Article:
Before getting into my question, let me provide some context:
I recently started using Mathematica to automatically perform stability analyses that I previously did by hand. A major part of the process requires me to determine (1) which algebraic expressions among a list can possibly become negative, and (2) if any of them are dependent on another (i.e., one expression can only be negative if another is necessarily negative). I have major assumptions that allow me to answer these questions in most cases: that all of the parameters in my problem are positive, save for one (lets call it q), which ranges from -1 to 1.
I have been very impressed with the ability of Mathematica to tear through these questions symbolically — most people would resort to numerical methods in my community. My process is deceptively simple, I make a statement ("There exists values for Z parameters for which X is negative and Y is positive) and then ask Mathematica to determine whether that statement is true or false using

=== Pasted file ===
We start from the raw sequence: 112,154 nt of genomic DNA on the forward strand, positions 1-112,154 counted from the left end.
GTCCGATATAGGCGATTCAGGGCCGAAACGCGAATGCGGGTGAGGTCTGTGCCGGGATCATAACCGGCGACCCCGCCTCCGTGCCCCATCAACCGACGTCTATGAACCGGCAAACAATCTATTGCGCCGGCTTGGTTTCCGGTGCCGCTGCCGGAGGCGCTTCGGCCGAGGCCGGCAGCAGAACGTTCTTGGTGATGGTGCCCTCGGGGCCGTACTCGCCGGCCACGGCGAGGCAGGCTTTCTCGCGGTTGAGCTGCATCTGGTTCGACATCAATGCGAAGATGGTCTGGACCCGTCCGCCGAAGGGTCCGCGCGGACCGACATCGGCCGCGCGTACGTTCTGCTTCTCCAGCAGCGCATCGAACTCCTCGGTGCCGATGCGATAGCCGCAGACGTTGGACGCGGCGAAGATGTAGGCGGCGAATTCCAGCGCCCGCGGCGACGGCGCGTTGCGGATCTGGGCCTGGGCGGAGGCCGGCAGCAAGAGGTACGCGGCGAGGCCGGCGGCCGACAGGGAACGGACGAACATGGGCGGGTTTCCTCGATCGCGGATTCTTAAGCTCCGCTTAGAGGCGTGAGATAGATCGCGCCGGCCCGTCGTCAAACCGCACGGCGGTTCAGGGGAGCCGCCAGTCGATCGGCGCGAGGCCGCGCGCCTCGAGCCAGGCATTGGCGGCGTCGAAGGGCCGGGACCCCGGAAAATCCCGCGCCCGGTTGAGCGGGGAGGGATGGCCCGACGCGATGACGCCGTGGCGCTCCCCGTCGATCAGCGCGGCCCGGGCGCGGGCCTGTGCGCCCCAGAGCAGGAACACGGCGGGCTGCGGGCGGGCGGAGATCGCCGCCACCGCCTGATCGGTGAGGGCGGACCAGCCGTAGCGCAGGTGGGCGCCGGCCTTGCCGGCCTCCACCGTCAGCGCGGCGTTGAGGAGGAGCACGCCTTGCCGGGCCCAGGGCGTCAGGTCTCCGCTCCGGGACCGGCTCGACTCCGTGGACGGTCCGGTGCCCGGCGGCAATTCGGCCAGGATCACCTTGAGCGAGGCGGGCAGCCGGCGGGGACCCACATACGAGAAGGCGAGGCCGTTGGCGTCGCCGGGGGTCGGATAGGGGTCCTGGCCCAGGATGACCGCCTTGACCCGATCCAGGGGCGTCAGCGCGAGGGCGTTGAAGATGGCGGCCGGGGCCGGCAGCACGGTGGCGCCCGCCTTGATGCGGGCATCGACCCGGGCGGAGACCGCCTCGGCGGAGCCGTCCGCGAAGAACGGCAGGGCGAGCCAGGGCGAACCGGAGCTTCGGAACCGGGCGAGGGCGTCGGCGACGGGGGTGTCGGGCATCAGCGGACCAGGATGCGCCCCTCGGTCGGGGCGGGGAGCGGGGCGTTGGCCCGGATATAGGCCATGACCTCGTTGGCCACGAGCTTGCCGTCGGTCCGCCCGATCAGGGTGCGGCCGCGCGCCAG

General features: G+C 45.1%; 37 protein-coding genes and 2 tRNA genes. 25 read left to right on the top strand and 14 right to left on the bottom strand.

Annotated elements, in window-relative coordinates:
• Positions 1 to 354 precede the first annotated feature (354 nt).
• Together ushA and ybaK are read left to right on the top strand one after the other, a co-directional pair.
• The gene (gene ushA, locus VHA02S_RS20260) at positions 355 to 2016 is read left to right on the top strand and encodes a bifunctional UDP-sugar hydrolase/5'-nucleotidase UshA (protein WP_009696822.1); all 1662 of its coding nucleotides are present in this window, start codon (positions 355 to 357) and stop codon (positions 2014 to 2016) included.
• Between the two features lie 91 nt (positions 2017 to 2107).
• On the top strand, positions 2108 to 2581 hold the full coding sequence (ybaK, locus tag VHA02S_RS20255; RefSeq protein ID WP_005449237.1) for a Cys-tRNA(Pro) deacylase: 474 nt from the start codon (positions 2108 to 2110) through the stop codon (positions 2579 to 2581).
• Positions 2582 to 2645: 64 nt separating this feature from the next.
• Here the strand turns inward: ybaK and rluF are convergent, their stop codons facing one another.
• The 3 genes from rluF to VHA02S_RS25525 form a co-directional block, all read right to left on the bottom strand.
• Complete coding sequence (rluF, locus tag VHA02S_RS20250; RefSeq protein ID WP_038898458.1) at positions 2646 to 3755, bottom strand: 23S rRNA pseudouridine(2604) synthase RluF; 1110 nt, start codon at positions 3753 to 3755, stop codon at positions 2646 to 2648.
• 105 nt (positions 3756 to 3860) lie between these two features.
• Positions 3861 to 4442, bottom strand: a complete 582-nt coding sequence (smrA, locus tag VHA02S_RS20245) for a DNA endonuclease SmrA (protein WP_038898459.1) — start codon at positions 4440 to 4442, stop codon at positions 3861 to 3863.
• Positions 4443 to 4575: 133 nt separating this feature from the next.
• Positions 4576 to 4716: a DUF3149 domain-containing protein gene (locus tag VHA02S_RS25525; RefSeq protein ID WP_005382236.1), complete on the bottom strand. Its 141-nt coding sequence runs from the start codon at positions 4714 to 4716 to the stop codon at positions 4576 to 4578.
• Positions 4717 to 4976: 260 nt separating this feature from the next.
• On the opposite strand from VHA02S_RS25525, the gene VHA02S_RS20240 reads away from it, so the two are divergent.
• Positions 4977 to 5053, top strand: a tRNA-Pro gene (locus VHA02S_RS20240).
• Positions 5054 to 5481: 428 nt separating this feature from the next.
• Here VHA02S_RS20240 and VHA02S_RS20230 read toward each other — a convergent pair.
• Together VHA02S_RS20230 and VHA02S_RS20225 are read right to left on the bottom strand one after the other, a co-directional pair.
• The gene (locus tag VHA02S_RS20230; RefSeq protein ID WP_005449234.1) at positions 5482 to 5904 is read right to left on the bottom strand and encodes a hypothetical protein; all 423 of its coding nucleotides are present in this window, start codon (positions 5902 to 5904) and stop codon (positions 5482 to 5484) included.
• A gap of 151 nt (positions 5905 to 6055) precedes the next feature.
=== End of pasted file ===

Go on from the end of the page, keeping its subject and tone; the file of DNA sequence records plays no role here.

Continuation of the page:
Resolve. It surprisingly works in most cases, and it takes Mathematica seconds to perform what used to take me days.
However, sometimes Mathematica just plain stalls. Upon asking it to resolve my statement into true or false, it just sits and chews on the question indefinitely. I've left it overnight to no avail.
My question is this: what is Mathematica doing behind the scenes to resolve these statements, and how can I help it along?
I've experimented with adding finite bounds to my assumptions, and allowing Mathematica to use 'finite precision', but I haven't had much success with the former and I don't fully understand/trust the latter. Feel free to lecture me on what I'm doing wrong as long as its educational.